(Written by Colonel J.C. Fremont in 1847 (and updated in 1852) about his explorations and observations of California during the Gold Rush.)
Mr. Sinclair, whose rancho is three miles above Sutter's on the north side of the American, employs about fifty Indians on the north fork, not far from its junction with the main stream. He had been engaged about five weeks when I saw him, and up to that time his Indians had used simply closely woven willow baskets. His nett proceeds (which I saw) were about $16,000 worth of gold. He showed me the proceeds of his last week's work-- fourteen pounds avoirdupois of clean-washed gold.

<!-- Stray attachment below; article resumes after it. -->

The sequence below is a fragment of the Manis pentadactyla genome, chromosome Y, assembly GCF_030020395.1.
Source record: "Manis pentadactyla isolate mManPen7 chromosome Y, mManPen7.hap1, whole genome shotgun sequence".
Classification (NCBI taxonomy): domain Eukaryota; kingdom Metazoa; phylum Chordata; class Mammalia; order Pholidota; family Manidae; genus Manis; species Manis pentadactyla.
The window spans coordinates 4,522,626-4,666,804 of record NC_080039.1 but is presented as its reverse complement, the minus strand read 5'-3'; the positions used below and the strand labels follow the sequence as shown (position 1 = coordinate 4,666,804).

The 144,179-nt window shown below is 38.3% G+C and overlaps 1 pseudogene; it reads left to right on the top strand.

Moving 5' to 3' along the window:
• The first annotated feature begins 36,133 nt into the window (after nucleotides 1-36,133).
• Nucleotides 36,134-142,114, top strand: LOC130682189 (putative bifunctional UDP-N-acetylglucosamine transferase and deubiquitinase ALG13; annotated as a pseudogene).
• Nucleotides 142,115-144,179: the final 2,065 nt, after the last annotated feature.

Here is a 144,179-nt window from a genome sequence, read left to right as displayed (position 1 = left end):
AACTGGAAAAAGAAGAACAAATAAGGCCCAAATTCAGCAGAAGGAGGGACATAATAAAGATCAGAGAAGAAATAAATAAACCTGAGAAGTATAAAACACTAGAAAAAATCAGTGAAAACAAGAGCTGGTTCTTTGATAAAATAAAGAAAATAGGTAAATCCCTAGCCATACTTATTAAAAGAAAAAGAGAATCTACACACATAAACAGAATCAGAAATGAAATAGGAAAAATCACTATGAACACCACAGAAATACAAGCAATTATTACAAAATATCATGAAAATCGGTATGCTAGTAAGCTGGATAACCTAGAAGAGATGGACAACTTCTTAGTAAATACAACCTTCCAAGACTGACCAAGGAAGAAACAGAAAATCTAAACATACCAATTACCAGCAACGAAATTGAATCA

The principal store at Sutter's Fort, that of Brannan & Co., had received in payment for goods $36,000 (worth of this gold) from the 1st of May to the 10th of July. Other merchants had also made extensive sales. Large quantities of goods were daily sent forward to the mines, as the Indians, heretofore so poor and degraded, have suddenly become consumers of the luxuries of life. I before mentioned that the greater part of the farmers and rancheros had abandoned their fields to go to the mines. This is not the case with Capt. Sutter, who was carefully gathering his wheat, estimated at 40,000 bushels. Flour is already worth at Sutter's $36 a barrel, and soon will be fifty. Unless large quantities of breadstuffs reach the country, much suffering will occur; but as each man is now able to pay a large price, it is believed the merchants will bring from Chili and Oregon a plentiful supply for the coming winter.